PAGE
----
You really wouldn’t think you’d need to explain to control room supervisors why a knife presents a lethal threat to officers and that the requests made in response to the above scenario are reasonable and reasoned.
I have to wonder as to the motive of the individual who failed to authorise suitable resources to deal with it.
I can however perhaps give a pass to members of the public I have engaged with over the last week or so via private messaging on Twitter who don’t understand my position that edged weapon threats (knife, axe, machete etc) require an armed response to safely deal with them. Again rather than try and explain piecemeal tweet by tweet let me outline the reasons.
Edged Weapons Characteristics
Lets first deal with why edged weapons are so lethal:
- They require no training to kill. As demonstrated by the numerous youth deaths across the country, you need no special skill to kill with a knife. Swing, stab and slash wildly and often enough and you’ll hit something critical.
- They can be used in a continuous attack that is virtually impossible to defend against. Attacking from all angles, fast and repeated strikes mean that knives are a highly efficient means of attacking someone. Edged weapon attacks are never just a single strike like you see in the movies. Youtube knife attacks to see how frighteningly dynamic and fast they are. The risk of death doesn’t stop till the threat is effectively neutralised.
Unarmed Officer Vulnerability
Why are unarmed cops vulnerable to lethal edged weapon threat?
- Their armour covers some vital organs but even at a quick count, at least 6 arteries are on show as targets for the edged weapon attacker (2 each of the carotid, brachial and femoral).
- They receive NO training as to how to disarm a knife attacker, and even if they did, they couldn’t possibly become proficient with the techniques in the time that they get to practice operational safety. As a young lad I spent a number of years teaching soldiers how to undertake last resort disarms of knife attackers as part of an unarmed combat program. They are LOW percentage techniques even for the trained individual.
Defensive Equipment Capability
Why can’t our normal issued defensive equipment deal with it?
- Empty Hand Tactics. I have covered this above, youtube knife attacks and tell me that an officer with a day’s refresher or so every year where they practice 50 plus techniques for a couple of minutes each has any hope of stopping a determined edged weapon attacker.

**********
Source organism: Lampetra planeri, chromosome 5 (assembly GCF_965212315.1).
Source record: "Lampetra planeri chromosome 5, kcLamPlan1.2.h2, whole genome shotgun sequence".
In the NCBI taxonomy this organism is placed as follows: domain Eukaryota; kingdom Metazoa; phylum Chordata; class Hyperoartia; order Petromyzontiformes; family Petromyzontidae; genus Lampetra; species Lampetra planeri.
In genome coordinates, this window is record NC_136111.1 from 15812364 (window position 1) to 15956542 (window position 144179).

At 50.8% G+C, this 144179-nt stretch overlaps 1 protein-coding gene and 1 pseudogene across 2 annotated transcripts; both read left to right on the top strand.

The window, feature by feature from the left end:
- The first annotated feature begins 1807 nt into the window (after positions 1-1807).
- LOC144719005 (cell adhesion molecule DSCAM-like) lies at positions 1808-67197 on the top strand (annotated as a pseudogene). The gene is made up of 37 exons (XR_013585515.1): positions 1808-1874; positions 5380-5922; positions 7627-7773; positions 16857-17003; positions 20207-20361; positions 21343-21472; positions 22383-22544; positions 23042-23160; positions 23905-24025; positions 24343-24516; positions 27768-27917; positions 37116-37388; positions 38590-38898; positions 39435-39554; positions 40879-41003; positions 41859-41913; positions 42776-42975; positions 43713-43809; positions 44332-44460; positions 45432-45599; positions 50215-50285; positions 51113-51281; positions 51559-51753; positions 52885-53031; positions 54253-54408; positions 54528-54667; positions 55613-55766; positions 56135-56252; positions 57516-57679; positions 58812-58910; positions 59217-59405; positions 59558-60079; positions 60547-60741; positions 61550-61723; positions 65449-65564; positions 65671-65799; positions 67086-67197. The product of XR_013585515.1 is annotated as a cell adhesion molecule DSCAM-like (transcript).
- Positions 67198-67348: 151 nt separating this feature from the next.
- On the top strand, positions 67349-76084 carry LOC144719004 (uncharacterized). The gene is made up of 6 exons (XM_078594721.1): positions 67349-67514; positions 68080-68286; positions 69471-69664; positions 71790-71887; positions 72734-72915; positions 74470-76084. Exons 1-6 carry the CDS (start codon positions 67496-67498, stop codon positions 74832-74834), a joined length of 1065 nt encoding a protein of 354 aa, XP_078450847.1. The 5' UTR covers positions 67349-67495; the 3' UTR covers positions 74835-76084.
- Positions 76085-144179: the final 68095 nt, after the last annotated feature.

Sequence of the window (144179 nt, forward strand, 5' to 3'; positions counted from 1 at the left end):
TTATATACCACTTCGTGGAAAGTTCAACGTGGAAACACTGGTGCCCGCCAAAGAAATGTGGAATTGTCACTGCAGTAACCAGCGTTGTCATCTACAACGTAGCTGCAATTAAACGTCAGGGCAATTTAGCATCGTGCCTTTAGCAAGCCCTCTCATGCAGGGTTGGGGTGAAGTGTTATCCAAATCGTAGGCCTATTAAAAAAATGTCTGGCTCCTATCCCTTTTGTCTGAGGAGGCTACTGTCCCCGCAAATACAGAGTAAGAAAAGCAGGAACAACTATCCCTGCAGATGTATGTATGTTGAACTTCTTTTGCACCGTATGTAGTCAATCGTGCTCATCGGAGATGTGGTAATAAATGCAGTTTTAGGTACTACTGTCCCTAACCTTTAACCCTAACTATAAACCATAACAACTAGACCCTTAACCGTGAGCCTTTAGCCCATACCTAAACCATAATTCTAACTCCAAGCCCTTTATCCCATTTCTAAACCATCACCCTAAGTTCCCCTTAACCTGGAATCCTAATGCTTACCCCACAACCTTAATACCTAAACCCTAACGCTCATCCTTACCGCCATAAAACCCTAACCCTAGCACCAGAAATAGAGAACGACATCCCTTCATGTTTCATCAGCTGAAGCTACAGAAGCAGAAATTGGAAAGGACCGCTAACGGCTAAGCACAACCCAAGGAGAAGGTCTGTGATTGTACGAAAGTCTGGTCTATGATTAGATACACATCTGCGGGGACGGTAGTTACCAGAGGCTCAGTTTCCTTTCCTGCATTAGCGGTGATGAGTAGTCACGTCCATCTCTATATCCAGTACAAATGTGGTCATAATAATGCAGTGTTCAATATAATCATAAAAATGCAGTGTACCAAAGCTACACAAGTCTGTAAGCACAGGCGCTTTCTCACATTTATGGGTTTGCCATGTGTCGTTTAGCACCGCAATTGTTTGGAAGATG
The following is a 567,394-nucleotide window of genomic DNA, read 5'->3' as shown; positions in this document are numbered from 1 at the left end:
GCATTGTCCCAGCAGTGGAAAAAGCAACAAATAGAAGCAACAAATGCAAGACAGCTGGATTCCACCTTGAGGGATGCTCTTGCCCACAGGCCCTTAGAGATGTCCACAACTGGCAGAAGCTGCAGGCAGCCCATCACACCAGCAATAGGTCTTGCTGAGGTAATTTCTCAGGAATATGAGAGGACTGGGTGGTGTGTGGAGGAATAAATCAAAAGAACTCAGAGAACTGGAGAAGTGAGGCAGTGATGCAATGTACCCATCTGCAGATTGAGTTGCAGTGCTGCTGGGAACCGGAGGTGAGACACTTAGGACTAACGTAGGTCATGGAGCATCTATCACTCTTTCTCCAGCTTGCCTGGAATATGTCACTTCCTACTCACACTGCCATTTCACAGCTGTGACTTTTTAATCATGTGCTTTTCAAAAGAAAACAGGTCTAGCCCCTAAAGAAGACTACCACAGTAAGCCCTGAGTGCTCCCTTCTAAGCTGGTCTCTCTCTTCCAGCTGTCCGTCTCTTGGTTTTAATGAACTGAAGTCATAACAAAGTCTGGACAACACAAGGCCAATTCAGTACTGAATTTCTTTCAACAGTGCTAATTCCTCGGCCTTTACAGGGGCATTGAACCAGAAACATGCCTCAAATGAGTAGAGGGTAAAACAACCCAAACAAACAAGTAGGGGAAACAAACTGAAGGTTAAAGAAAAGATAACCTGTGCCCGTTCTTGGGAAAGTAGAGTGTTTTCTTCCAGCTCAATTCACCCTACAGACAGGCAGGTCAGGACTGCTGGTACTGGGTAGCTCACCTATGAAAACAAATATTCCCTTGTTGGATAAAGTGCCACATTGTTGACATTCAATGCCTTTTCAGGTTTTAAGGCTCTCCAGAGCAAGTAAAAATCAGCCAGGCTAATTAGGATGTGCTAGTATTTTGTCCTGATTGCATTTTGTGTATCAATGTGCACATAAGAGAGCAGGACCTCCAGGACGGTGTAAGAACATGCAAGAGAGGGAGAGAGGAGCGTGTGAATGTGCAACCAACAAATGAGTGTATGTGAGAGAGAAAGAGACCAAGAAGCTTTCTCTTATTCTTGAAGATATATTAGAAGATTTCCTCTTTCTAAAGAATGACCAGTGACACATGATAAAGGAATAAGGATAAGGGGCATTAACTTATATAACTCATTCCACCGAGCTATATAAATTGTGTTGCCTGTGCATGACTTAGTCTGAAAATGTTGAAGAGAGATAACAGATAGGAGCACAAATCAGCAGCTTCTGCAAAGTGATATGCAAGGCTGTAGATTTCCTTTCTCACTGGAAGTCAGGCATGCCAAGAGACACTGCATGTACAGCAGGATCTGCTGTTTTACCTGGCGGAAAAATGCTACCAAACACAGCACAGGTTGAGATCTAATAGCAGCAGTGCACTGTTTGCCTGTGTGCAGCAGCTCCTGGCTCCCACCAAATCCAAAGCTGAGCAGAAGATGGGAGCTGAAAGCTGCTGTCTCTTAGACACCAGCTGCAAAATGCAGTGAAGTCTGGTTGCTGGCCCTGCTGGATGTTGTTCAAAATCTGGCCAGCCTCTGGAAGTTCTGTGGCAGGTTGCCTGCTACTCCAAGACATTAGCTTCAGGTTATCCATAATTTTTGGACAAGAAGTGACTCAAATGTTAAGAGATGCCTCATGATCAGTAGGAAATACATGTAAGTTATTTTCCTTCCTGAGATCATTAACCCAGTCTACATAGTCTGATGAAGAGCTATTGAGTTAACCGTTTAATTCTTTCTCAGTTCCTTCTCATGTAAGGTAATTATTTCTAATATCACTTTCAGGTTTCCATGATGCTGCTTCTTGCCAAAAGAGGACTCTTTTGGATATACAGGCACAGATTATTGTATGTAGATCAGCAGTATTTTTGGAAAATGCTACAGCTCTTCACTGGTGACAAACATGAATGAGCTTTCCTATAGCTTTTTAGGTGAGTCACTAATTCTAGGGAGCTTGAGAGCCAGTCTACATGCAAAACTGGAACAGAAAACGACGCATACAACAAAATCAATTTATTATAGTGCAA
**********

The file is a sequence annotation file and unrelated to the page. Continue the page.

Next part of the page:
- Baton. It’s too short, requires us to be within the fighting arc of the edged weapon, exposes the vital officer target areas listed above and it’s effectiveness, even on unarmed offenders, depends heavily on the capability of the officer (remember, one training session a year, for a few minutes a technique).
- Irritant Spray. Again requires us to be under 2 metres from the attacker, way too close to the edged weapon and even if the offender is partially affected by the spray, they remain just as dangerous wildly swinging and stabbing out at the officer. Spray is also unreliable as an incapacitant.
- Taser. The MAXIMUM range of the Taser is 21 feet, though the effective range is practically less than that. Again, youtube Tueller’s 21 feet rule to see how quickly an edged weapon attacker can cover this distance. As we have seen recently with the terrible hammer attack on officers, Taser can and does fail. When it does what is an officer to escalate to in order to protect themselves and members of the public from lethal attack?
I just completed my annual refresher in operational safety. Our own force experts, and I bet yours, make it clear that edged weapons present a lethal threat to officers. The only tactic taught to us is a baton flick technique designed to buy us some distance in order to allow us to RUN AWAY.
Likelihood Versus Impact – Assessing the Risk
Coming back to the motivation of the control room supervisor in the tweet at the top of the blog…
When we assess risk we generally measure likelihood of an event versus it’s impact. It’s often argued that knife attacks on officers are rare, and that may be the case. However it’s just as reasonable to suggest that the impact of these attacks can be catastrophic – we recall the axe attack on the UK officer last year that caused her serious injury – only being saved by a member of the public dragging her into his flat.
This imbalance would be guaranteed to require mitigation to lower the risk to an acceptable level. I would respectfully submit that asking officers to simply acknowledge a ‘stay safe’ message fails to effectively mitigate the risk.
So given the all of the above, and the fact that UK Police Operational Safety Experts are teaching edged weapons as being lethal threats, why do we continue to send unarmed officers to deal with them?
I can come up with three possible explanations off the top of my head, but am happy to be corrected:
- Supervisors are ignorant to the real threat – in that case send them this blog.
- Forces have failed to ensure there is sufficient resource to deal with the number of these calls and so are forced to send unarmed officers.
- Supervisors would rather risk an unarmed officer get cut or stabbed than risk the deployment of the correct resource and the impact of a knife offender being shot for continuing to prosecute their attack.
I am sure the truth is somewhere in the middle…..